Analysts from Goldman Sachs have picked several so-called green energy stocks in Europe that they say offer "far superior growth potential," with an inflection point in the market expected "any day." Renewable power firms or "Green Energy Majors," which Goldman shortens to GEMS, underperformed the Stoxx 600 Europe index by an average of 25% in the year to date, according a note from Goldman published Sunday. But the bank said the European utilities sector as a whole had "meaningfully improved" due to falling interest rates, higher power prices and the growing traction of climate policies, among other factors. "As most GEMS price in 0-5 years of future growth (most of which is already secured or under construction) and offer three decades of above-market earnings growth (5%-10% pa), we continue to see the space as undervalued and attractive; as such the inflection point could arrive any day," the analysts stated. "Careful observation suggests that some GEMS … trade at a discount to the overall European market, while offering far superior growth potential," they added. The bank's buy-rated stock picks include: EDP Renewables , an electricity firm based in Madrid, Spain, which is on Goldman's conviction list. Italian energy firm Enel — which just signed a deal to supply Johnson & Johnson with renewable energy in a 10-year agreement — also on Goldman's conviction list. RWE , a German wind power firm, also makes the list. Spanish solar firm Solaria , which operates photovoltaic plants in Greece, Uruguay and Italy, as well as its home market. Danish firm Orsted , which in April said it would buy Brookfield Renewable's Irish and U.K. onshore wind business in a $684 million deal . French firm EDF and British company Centrica are picks on Goldman's "Legacy Activities" list. The analysts said they expect better earnings from renewable energy companies in the second half of the year, due to positive factors such as "more clarity" on President Joe Biden's $2 trillion infrastructure plan and the UN Climate Change Conference, known as COP26, to be held in Scotland this fall.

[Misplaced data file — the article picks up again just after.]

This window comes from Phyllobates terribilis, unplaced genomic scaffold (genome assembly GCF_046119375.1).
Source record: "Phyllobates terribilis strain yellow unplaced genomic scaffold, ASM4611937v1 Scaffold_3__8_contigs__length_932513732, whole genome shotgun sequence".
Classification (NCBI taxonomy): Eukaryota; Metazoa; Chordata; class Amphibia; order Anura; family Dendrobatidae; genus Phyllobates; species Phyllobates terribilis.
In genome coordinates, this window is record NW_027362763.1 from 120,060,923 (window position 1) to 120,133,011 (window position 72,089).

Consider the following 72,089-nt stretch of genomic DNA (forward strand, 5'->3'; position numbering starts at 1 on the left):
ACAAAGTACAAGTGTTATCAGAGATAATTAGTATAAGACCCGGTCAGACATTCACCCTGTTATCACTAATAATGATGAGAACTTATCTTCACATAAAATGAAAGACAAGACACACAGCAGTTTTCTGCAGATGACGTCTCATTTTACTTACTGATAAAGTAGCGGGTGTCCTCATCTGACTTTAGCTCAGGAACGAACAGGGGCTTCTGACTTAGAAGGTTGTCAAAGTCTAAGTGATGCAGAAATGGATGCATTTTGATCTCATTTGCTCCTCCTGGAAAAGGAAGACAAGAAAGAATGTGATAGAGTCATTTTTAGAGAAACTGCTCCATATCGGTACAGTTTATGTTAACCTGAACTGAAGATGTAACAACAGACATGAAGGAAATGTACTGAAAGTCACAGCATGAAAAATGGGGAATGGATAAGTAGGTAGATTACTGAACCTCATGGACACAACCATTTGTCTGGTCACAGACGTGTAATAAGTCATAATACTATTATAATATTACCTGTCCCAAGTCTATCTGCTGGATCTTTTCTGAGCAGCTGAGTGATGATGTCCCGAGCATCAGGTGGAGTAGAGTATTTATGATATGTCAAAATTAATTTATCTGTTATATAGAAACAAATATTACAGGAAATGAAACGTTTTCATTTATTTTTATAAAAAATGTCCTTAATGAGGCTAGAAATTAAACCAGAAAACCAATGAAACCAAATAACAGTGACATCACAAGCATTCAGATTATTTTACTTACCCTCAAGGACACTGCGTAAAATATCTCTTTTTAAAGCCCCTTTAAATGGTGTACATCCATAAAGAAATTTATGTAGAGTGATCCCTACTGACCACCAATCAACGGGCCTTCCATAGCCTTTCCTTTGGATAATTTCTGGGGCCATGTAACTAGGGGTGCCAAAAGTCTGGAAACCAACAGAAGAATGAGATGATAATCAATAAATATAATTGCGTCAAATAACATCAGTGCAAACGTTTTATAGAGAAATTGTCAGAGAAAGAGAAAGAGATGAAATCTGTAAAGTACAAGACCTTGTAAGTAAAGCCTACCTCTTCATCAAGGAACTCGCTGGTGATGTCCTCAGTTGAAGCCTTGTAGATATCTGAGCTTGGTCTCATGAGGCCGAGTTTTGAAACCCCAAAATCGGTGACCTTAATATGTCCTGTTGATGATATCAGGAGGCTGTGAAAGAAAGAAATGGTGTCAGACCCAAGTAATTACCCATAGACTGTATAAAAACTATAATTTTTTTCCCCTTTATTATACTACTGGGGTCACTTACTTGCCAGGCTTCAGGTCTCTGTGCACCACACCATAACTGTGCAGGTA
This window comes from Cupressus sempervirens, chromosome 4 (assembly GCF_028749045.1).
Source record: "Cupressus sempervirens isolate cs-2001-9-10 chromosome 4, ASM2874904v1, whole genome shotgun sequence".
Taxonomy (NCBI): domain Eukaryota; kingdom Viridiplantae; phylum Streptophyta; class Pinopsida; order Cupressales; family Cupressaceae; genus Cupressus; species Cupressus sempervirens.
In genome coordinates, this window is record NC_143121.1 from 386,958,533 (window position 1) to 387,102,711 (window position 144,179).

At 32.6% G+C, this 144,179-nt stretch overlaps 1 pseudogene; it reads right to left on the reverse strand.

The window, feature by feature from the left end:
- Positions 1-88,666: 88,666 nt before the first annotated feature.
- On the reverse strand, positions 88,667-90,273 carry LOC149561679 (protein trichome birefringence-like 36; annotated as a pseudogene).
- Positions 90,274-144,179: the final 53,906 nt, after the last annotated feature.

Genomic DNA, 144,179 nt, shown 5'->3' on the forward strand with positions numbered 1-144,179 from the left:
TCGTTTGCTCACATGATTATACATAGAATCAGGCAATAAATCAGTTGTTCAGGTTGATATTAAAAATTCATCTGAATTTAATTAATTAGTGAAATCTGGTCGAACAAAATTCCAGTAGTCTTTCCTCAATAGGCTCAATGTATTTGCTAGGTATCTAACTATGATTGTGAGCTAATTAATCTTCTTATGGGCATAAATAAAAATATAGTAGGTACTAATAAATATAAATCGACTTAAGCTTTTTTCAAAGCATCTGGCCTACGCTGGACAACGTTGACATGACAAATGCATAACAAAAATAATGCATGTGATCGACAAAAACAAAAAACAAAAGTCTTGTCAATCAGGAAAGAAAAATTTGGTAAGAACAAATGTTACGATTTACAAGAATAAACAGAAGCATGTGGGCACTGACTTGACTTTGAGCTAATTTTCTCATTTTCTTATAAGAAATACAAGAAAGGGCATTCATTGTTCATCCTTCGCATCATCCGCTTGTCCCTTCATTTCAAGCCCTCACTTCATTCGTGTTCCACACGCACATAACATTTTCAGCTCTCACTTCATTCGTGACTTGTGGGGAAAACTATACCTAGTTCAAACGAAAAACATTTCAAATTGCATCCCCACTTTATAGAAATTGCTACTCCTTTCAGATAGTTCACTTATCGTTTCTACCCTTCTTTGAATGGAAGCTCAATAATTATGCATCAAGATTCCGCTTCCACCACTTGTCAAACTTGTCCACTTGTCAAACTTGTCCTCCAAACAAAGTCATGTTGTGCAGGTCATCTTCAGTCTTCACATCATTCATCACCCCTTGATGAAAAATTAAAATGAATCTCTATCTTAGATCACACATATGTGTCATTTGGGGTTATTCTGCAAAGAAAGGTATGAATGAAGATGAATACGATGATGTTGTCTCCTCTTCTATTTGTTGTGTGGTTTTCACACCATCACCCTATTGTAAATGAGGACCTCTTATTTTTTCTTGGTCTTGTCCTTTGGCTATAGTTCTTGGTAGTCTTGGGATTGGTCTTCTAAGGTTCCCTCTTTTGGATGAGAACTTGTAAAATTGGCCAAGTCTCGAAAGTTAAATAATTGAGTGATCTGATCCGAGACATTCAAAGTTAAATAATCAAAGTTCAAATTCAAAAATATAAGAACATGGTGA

Solar panels on a solar farm.
Victor De Schwangerg | Science Photo Library | Getty Images
Analysts from Goldman Sachs have picked several so-called green energy stocks in Europe that they say offer "far superior growth potential," with an inflection point in the market expected "any day."